Chase Iron Eyes, erstwhile Democrat candidate for the U.S. House, had his Facebook account suspended recently after he called for “war” against the Dakota Access Pipeline.
I had written about Iron Eyes unfortunate postings earlier this week.
“I and my family have had issues with Facebook before – I’ve been suspended for posting nudity, for my surname being two words,” he told Buzz Feed. “But in all these instances I’ve understood how this goes against Facebook’s rules. This status, it used figurative terms, it doesn’t call for violence.”
Iron Eyes addressed the suspension in a subsequent post on Facebook:
Given that the #NoDAPL movement has been extremely violent, with extremist activists instigating multiple riots resulting in hundreds of arrests, Iron Eyes calling for “war” is, at best, juvenile.
At worst it’s downright irresponsible.
Particularly when the tribal government at Standing Rock, where Iron Eyes is an enrolled member, is trying desperately to de-escalate the protests.
All that said, Facebook shouldn’t have suspended his account.
Iron Eyes is a rank opportunist. During his campaign for the U.S. House he struck a much more moderate tone on pipelines, telling me in interviews that he isn’t against oil development or pipelines generally while largely avoiding any direct position on the Dakota Access line. But as soon as that campaign was over he swooped into the protest camps, posturing himself as a leader of the rabidly anti-pipeline, anti-oil movement.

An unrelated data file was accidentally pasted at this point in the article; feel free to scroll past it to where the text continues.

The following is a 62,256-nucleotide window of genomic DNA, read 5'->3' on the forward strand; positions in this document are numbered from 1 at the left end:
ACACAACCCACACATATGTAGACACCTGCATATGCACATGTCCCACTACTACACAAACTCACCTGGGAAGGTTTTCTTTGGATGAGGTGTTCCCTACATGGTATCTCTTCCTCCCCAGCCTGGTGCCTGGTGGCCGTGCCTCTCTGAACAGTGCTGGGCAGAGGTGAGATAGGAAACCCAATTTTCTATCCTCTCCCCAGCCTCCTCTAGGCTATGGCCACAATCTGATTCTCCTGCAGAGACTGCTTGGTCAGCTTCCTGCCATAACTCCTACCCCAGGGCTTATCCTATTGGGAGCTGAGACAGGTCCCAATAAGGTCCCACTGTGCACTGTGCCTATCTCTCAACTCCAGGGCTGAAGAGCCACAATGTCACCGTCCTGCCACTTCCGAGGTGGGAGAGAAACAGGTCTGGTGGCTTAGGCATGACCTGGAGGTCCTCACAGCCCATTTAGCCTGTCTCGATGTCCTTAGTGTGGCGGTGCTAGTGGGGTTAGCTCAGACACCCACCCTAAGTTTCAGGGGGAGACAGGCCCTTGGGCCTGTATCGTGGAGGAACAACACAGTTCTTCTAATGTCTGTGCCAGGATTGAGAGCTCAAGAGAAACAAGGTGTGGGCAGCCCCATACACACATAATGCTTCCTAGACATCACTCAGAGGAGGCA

Censoring his inane social media posts only elevates this charlatan into a sort of martyr.
I don’t like this new impulse we have to try and censor hateful people on social media, particularly when they post under their own names. Not only do we martyr them, but we rob the public of the opportunity to see/hear their inanity.
Plus, I don’t want big corporations like Facebook or Twitter put in the position of acting like the speech police.
Besides, the best way to discredit people like Iron Eyes is to let them keep talking.